OCEAN SPRINGS, Miss. (WLOX) - A child is abducted every 40 seconds in America. It’s a problem that has captured the attention of millions across the world and that includes right here in South Mississippi. Thursday local
Concerned community members gathered Thursday to take a stand against human trafficking. Chants rang out across Front Beach in Ocean Springs as dozens came out to raise awareness.
“That is kind of our goal here, starting the conversation and then we will keep it going,” said organizer Rachel Kaminky. “Hopefully, we’ll get a lot more volunteers and people engaged.”
Susie Harvill has been speaking out against trafficking for years and came out to the event to educate the community about the issue.
“Awareness is the first step to stopping a problem and the more we talk about it the more aware we are, the more we get educated and can share it with others the better the fight,” said Harvill.
Harvill is the chief executive officer for Advocates for Freedom, an organization that is determined to end the exploitation, sale and enslavement of men, women and children.
Over 50 people came out to march in the rally.
“It is absolutely amazing. It is exactly what we wanted to happen,” said participant Christina Hawkinson. “We wanted everyone to see this, raise awareness, start getting active, searching for ways to get involved. It is amazing.”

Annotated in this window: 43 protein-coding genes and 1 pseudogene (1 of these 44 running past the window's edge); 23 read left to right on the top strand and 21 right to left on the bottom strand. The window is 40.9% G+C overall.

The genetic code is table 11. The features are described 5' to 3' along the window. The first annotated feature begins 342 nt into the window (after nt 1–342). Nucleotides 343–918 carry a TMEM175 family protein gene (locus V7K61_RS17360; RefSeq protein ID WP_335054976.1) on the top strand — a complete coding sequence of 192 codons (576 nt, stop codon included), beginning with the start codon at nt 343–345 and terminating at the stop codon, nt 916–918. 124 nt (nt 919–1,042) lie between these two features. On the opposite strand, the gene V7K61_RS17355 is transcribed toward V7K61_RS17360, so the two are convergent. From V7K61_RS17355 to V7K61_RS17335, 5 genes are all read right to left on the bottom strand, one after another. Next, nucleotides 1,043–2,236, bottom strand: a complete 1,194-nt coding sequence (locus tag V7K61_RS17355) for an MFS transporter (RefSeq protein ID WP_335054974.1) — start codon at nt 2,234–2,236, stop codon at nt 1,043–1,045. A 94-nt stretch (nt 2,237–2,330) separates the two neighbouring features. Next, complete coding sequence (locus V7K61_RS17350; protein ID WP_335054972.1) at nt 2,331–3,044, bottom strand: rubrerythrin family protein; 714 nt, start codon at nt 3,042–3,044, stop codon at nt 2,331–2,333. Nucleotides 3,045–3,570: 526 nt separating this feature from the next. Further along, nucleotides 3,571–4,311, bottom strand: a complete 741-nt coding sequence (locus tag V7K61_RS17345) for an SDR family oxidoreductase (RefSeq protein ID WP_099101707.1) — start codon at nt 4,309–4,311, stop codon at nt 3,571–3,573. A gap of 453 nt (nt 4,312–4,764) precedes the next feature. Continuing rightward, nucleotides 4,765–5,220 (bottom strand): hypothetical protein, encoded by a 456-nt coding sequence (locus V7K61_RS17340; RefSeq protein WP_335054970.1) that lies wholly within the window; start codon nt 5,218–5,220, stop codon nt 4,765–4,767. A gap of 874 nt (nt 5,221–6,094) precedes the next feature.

Law enforcement agencies are also recognizing the importance of the day. Mississippi Department of Transportation Enforcement Director Willie Huff stressed the importance of raising awareness.
“It is sad. It is really sad that this is going on in this day and age,” said Huff. “Everyone needs to be aware of it. The public can fight this better than law enforcement can.”
According to the National Human Trafficking Hotline, there were 146 cases of some form of human trafficking reported in Mississippi in 2019, with an alarming 11,500 cases reported nationwide. That’s an increase from the 86 cases reported in Mississippi and 10,915 cases reported nationwide in 2018.
One reason for the uptick in reported cases can be attributed to public knowledge of the issue.
“Our children are too big and wonderful of a commodity in our world to not fight with everything in us for them,” said Harvill.
The Mississippi Department of Transportation also releasing a list of common human trafficking indicators, including:
- Living with employer
- Multiple people in crammed living spaces
- Inability to speak to an individual alone
- Employer holding identity documents
- Signs of physical abuse
- Submissive or fearful
- Poor living conditions
The public can report information about a potential trafficking situation by calling the National Human Trafficking Hotline toll-free at 1-888-373-7888. Anti-trafficking hotline advocates are available 24/7 to take reports.